The top general likens the situation in Ukraine to the crises of 1914 and 1937 and insists that only ‘citizen armies’ will be able to defeat the coming onslaught on the West’s way of life.
The head of the British army has warned UK citizens to be prepared for a war on the scale of the great conflicts of the 20th Century – and that they themselves may need to mobilise.
Speaking at the International Armoured Vehicles exhibition in London, General Sir Patrick Sanders said the Russian invasion of Ukraine is a sign of things to come, warning that the lessons of previous wars must be remembered before it is too late.
“Our predecessors failed to perceive the implications of the so-called July Crisis in 1914 and stumbled into the most ghastly of wars,” he said. “We cannot afford to make the same mistake today. Ukraine really matters.”
Crucially, General Sanders insisted that the potential scale of the conflict in years to come must not be underestimated.
“This war is not merely about the black soil of the Donbas, nor the re-establishment of a Russian empire, it’s about defeating our system and way of life politically, psychologically, and symbolically. How we respond as the pre-war generation will reverberate through history. Ukrainian bravery is buying time, for now.”
The general also called for a near-doubling in size of the British army. The UK military in general plans to reverse a long-term recruitment crisis that has shrunk its numbers even as British forces participate in various missions overseas.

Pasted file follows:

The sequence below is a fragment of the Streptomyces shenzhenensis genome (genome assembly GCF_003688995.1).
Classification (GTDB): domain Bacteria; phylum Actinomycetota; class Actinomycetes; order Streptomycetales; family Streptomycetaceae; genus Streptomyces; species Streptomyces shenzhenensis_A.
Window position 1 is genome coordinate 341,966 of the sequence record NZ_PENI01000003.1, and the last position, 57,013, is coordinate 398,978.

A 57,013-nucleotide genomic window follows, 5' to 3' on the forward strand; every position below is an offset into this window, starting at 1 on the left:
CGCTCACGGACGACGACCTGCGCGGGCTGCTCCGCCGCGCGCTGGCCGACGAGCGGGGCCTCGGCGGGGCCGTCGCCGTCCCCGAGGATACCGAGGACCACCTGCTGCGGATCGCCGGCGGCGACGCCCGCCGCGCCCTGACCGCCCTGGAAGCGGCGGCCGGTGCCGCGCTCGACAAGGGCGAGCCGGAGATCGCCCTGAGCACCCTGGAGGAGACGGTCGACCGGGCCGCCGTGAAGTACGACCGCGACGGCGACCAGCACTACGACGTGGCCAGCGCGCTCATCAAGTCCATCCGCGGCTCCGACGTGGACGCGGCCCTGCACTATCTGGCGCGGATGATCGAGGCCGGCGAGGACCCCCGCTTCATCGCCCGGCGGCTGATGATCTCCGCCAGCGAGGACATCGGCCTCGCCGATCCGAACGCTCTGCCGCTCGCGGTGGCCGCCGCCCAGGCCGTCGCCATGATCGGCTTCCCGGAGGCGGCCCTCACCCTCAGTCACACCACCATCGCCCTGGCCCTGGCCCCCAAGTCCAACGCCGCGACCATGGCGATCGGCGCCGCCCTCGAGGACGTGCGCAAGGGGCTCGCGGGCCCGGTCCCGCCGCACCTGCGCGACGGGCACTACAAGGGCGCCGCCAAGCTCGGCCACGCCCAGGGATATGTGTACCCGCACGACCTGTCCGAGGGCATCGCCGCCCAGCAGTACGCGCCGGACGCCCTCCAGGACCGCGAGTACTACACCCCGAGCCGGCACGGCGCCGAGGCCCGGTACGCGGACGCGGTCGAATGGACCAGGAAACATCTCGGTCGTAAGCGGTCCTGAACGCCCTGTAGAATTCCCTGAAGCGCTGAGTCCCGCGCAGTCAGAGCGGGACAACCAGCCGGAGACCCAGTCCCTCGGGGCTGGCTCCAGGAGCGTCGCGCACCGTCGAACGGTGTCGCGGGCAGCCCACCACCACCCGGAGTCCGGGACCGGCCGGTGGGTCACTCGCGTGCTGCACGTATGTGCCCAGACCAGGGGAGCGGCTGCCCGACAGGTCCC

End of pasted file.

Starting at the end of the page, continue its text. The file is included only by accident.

However, he also said that while traditional mobilisation was important, everyday British citizens must be prepared – if not for full conscription, for a level of civic mobilisation not seen in Western Europe since 1945.
In response to his speech, the government insisted that a full military call-up is not on the table.
Prime Minister Rishi Sunak’s spokesman, Max Blain, said the government “has no intention” of introducing conscription.
“The British military has a proud tradition of being a voluntary force. There are no plans to change that,” he said.
He added that “engaging in hypothetical wars” was “not helpful.”
Edge of disaster
Sanders’s words follow months of ominous warnings from other key NATO members, particularly in mainland Europe.
The German defence minister, Boris Pistorius, recently made radical calls to prepare for war that would dramatically reorient the German military after nearly eight decades spent in a multilateralist defensive mode.
Documents recently leaked to the German newspaper Bild have revealed that Berlin is making contingency plans for a massive Russian assault on Western Europe, specifically the Baltic states.
The plan, described as an “exercise scenario”, envisions Russia mounting a hybrid warfare campaign against Estonia, Latvia and Lithuania in July this year, using false claims of discrimination against Russian speakers as a pretext for massing troops on its western borders with EU countries and in Belarus.
According to this scenario’s predictions, the NATO alliance would itself deploy 300,000 troops to Eastern Europe, but not until early 2025.
The Ukrainian war is currently at something of a stalemate. With the front line relatively static and forces hunkering down in icy conditions, long-range missile and drone strikes have come to the fore, with an increasing number of strikes seen in Russian territory.
Kyiv and its allies are worried that the supply of foreign weapons and ammunition to the Ukrainian military is stalling, with Republicans in the US Congress choking the funds the Pentagon needs to fulfil its aims.